Thursday, February 11, 2016

Twitter's retreat worries tech investors; some propose ways for it to become "sustainable" and less "dangerous"

Farhad Manjoo writes in the New York Times today,"Twitter, to save itself, must scale back its world-swallowing expectations."  He hints that Twitter might be better off if re-taken private, although the management doesn’t want to do that; of it might do better as a division of a larger company (Facebook?) or as a non-profit like Wikipedia.  He also suggests that, being “too easy to join” isn’t such a good thing, and may add to stalking, harassment, and even terror recruiting (which Twitter doesn’t have a really effective way to stop, if the enemy is determined enough).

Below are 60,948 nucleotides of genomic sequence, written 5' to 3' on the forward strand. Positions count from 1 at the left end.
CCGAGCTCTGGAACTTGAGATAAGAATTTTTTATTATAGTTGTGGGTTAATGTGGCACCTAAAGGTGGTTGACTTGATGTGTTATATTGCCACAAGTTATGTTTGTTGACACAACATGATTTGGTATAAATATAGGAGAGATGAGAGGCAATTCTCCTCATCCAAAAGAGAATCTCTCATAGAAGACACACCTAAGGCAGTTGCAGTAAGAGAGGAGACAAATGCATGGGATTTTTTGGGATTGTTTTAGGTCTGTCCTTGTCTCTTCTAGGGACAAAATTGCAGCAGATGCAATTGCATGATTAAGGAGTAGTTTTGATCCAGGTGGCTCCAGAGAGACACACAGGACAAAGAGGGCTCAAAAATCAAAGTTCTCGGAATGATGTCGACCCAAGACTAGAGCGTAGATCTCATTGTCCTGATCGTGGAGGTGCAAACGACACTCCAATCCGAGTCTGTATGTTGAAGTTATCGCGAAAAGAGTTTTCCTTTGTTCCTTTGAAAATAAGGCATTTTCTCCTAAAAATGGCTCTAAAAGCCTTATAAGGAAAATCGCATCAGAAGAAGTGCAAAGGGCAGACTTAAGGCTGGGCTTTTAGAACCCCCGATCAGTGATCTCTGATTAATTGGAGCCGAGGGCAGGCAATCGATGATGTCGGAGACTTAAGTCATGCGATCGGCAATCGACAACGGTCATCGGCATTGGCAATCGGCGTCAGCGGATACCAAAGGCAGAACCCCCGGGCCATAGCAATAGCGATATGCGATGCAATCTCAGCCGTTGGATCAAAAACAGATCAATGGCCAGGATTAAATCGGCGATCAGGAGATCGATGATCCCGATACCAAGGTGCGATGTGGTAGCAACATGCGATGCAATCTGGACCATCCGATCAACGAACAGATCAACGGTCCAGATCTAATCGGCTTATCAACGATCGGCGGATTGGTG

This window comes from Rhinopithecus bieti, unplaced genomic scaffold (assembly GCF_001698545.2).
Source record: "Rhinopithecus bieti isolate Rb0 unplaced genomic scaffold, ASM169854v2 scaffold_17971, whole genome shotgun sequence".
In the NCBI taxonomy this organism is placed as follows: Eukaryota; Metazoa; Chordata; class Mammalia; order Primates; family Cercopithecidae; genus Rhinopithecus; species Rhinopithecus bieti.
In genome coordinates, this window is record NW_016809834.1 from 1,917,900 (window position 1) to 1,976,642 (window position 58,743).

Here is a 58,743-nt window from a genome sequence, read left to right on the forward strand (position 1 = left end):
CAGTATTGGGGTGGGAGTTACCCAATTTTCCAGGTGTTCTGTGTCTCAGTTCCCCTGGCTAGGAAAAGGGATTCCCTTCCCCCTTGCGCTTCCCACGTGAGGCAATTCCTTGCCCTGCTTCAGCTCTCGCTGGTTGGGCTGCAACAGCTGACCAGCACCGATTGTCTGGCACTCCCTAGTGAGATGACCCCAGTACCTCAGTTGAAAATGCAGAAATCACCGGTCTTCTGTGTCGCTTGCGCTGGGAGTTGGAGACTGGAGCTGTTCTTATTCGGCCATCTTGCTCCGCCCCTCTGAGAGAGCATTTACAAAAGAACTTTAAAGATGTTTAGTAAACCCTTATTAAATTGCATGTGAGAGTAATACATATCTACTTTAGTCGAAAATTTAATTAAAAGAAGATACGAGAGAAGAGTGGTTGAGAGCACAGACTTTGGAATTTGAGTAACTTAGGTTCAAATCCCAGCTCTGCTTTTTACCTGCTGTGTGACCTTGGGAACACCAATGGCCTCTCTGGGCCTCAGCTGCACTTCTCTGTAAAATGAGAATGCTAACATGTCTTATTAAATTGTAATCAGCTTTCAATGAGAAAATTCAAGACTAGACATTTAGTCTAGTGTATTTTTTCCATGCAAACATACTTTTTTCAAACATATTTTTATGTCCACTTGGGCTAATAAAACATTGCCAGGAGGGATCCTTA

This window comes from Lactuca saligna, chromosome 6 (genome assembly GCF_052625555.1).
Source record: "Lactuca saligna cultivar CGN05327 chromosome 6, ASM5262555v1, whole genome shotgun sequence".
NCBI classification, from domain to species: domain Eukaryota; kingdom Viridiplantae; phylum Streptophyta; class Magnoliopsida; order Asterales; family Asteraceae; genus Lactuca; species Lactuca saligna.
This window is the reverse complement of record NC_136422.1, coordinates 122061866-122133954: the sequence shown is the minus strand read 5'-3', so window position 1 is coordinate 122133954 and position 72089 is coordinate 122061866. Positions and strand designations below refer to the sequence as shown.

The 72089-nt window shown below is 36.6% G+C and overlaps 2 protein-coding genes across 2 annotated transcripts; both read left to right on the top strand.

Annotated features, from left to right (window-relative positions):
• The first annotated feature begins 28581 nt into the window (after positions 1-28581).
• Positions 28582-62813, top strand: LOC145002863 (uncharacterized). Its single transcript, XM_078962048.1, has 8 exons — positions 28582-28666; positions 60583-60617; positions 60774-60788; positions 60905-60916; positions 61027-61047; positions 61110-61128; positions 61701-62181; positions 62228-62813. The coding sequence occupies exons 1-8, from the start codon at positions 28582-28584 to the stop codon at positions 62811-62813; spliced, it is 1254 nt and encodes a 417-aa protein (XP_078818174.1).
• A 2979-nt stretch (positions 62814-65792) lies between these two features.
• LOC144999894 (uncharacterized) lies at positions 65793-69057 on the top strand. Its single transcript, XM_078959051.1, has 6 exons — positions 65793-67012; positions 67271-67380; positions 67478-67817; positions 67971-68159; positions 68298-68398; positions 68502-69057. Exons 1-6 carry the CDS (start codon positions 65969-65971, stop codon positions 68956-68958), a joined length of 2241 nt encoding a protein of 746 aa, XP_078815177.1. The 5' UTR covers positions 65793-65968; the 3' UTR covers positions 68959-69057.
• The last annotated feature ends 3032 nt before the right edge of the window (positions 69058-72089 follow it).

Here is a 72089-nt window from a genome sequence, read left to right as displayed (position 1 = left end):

Yet, it is a “public utility” we take for granted, next to Facebook.

Manjoo describes Instagram as like a “luxury cruise”.

But Hayley Tsukayama writes in the Washington Post, p. A14, about Twitter’s loss of core users in the fourth quarter, as its share price declined.

But I can remember a few years ago when Ashton Kutcher (who at one time blogged a lot on Myspace) describing to Larry King how great an invention Twitter is. Now, even the proper behavior on Twitter is a subject of disagreement or (if you will) “choice, not chance”.

And nobody seems to be debating the 140-character limit just right now.

It's worthy of note that Twitter's growth hit a snag about a year ago, too, as with this video from Bloomberg:

In the meantime, I continue to get questions as to why I won’t join more things, or pimp content aggressively, like “most people”.  Some people whine that others giving away their stuff passively by search engines is breaking their business models, almost in a manner analogous to the collapse of oil prices.

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